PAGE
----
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It is said that there are some places where class G goes up to 14500 and then class E starts. However, I find they all overplayed with some special use airspace by looking at NorCal and SoCal Sectionals. Can anyone point me to some non-trivial 14500' Class G places? It is best to see some civilian airport within it.

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  • $\begingroup$ Are you only looking for examples from the USA? $\endgroup$ – J. Hougaard Jun 23 '16 at 6:23
  • $\begingroup$ @J.Hougaard Yes, I am for answers in US in this question. $\endgroup$ – skyoasis Jun 23 '16 at 6:25
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    $\begingroup$ @falstro: In US, Class E may start from surface, 700, 1200, 14500, and sometimes a customized AGL. $\endgroup$ – skyoasis Jun 23 '16 at 7:06
  • $\begingroup$ Ah, you're right there's also the jagged blue line. Forgot about that one. There's some funky E space over Nevada. :) $\endgroup$ – falstro Jun 23 '16 at 7:18
  • $\begingroup$ @falstro "in the lower 50"? Usually, the "lower 48" refers to the contiguous 48 states, excluding AK & HI. Was that a typo, or is that an aviation reference that I'm totally unfamiliar with? $\endgroup$ – FreeMan Jun 24 '16 at 17:39
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It can be difficult to find these areas on a VFR sectional (there are very few of them anyway), but on an (FAA NACO) IFR en route chart they're shaded brown, so they stand out very clearly from the background. Here are a few grouped together in South Dakota.

IFR chart:

enter image description here

VFR chart:

enter image description here

At the western end of those areas there's a public airport, Bison Municipal (6V5):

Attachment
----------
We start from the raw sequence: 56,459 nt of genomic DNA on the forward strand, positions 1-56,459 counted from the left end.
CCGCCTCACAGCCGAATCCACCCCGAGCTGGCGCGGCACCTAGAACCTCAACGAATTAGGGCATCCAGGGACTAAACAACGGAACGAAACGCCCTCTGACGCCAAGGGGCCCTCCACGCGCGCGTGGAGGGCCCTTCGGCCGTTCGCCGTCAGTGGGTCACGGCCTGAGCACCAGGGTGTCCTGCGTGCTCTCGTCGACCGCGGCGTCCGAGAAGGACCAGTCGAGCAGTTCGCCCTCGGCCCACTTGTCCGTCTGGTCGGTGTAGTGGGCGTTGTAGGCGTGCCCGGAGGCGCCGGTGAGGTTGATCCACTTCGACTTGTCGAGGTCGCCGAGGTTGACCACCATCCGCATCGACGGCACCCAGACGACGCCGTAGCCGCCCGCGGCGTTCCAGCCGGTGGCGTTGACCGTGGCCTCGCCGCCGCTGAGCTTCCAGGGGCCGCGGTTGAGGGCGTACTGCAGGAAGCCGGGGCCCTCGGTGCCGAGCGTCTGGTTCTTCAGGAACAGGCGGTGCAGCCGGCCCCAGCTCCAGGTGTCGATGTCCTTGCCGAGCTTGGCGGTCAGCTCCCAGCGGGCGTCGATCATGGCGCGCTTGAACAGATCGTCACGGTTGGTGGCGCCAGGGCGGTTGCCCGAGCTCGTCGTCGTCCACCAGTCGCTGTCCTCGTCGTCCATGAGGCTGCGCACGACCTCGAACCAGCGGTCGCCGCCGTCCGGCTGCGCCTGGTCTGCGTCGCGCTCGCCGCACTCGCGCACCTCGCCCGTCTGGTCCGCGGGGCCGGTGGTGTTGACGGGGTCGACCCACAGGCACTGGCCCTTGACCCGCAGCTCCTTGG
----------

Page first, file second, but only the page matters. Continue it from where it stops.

enter image description here

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    $\begingroup$ There's so few of them it's a wonder they even bother to define it as 14500 $\endgroup$ – TomMcW Jun 23 '16 at 17:32
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    $\begingroup$ The highest peak in continental US is Mount Whitney at 14,505'. Class E starts at 14,500. Probably not a coincidence. $\endgroup$ – JScarry Jan 3 '17 at 21:48
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    $\begingroup$ @TomMcW This has changed substantially in the last 10-15 years. When I started flying there were lots of areas that I was familiar with that were Class E starting at 14,500. Now all those areas are gone, and only a few examples remain in the lower 48. I expect to see the trend continue, with a chance that current definitions may indeed become obsolete and superseded. $\endgroup$ – J Walters Apr 2 '17 at 4:13
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L41 is another example for the case where the class E begins from 14500 and there is a public airport on the surface in the region.

enter image description here

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